up arrow Therapy dog helps victims testify


Rosie the service dogThe tennis club we frequent has its own dog — an easy-going Golden Retriever named Massie — one of four dogs the club’s proprietor owns. As anyone who plays tennis already knows, the game can be a frustrating endeavor that makes you wonder why you play. Enter Massie. She’s a calming presence seeking a quick pet as soon as you come off the court regardless of how you played. Getting ready for a big match? Give her a hug before stepping on the court, and you’ll instantly feel better.

It’s no surprise that dogs are frequently enlisted to sooth frayed nerves. They’re masters at reading human behavior. Rosie (pictured right), a seemingly easy-going Golden Retriever, is the first judicially approved courtroom dog in New York. She is frequently employed to relieve the stress of witnesses testifying even gently nudging them toward the witness stand as she did recently in the case of a 15-year old girl who testified against her father for raping and impregnating her. The father was convicted.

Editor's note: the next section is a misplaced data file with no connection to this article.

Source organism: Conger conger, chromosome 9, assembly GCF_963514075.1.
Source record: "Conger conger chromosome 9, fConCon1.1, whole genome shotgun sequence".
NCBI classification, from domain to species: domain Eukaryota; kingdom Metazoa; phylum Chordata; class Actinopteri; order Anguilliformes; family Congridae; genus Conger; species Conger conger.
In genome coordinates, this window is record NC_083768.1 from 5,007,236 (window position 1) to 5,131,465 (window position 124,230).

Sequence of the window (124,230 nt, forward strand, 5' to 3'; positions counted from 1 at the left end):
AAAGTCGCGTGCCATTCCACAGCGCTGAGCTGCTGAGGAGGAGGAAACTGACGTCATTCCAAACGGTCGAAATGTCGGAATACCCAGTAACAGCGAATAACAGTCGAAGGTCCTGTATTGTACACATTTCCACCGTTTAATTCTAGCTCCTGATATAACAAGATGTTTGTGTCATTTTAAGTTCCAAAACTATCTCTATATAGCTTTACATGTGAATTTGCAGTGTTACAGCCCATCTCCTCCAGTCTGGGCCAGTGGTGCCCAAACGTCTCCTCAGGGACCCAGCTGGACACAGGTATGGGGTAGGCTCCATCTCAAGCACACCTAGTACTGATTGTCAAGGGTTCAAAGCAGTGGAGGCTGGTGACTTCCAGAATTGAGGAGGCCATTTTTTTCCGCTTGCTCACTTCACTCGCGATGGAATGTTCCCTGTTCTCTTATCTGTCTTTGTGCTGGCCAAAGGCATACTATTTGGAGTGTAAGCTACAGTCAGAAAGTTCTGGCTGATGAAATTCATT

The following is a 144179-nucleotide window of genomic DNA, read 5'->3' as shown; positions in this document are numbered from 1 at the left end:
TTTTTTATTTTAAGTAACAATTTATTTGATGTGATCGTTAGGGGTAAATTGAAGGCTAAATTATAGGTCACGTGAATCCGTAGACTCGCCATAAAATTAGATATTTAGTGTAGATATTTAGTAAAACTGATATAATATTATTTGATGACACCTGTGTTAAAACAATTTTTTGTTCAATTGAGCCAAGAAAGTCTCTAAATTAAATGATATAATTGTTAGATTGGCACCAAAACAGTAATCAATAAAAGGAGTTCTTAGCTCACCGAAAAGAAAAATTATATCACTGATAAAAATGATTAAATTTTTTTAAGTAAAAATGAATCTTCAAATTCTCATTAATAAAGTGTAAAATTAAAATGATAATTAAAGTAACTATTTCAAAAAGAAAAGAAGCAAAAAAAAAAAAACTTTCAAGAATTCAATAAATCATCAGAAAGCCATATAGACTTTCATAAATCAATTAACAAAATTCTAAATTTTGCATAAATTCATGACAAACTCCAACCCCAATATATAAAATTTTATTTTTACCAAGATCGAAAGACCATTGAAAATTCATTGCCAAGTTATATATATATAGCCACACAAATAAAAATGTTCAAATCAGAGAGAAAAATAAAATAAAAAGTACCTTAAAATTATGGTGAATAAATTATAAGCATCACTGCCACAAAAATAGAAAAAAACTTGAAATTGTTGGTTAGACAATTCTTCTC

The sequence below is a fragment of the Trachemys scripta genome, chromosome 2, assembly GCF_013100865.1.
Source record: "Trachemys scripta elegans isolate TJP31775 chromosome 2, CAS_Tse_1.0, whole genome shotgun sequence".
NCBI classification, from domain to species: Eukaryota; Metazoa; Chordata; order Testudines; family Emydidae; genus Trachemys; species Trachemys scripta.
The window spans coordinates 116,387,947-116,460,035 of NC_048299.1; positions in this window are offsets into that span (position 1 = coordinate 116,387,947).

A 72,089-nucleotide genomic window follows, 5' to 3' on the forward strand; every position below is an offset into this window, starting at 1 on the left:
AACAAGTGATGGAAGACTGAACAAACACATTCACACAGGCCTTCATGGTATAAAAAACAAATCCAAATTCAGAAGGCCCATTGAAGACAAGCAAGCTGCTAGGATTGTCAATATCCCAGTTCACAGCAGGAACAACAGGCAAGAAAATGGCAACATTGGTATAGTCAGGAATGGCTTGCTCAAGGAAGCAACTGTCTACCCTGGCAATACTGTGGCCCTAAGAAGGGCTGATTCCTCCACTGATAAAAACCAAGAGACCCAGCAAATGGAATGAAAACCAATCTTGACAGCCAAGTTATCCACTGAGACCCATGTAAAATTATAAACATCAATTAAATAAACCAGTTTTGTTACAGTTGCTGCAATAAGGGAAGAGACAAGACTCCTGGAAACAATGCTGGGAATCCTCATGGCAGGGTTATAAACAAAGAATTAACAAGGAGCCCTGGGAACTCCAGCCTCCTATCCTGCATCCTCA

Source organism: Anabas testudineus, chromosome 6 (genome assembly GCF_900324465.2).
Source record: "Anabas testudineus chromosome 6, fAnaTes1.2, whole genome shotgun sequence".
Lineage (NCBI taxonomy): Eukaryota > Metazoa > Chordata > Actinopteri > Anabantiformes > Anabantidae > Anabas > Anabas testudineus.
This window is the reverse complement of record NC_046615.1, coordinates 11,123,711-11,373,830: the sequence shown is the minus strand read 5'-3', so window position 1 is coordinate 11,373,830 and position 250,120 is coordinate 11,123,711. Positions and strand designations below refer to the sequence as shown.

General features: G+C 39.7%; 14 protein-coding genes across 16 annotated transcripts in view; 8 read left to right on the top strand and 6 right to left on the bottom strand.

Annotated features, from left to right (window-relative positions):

Attorneys for this defendent argued that the dog’s presence in the courtroom tainted the jury who handed down the conviction as the NY Times reported: “Defense lawyers argue that the dogs may unfairly sway jurors with their cuteness and the natural empathy they attract, whether a witness is telling the truth or not.”

It’s worth noting that service dogs like Rosie are frequently used to calm witnesses who are also children. The prosecution compares them to toys like teddy bears, which children are allowed to hold during testimony.

Lawyers in the above case are preparing an appeal while acknowledging the risk of appearing anti-dog. The Times noted, “Rosie, they wrote, “is a lovely creature and by all standards a ‘good dog,’ ” and, they added, the defendant “wishes her only the best.” The case could set precedent for how other service dogs are used in courtrooms.

Rosie, named for Rosa Parks, was trained by Dale and Lu Picard, of  Educated Canines Assisting With Disabilities, or ECAD, who noticed her special abilities with emotionally troubled children.

Read more: [NY Times] [Gothamist] [ECAD]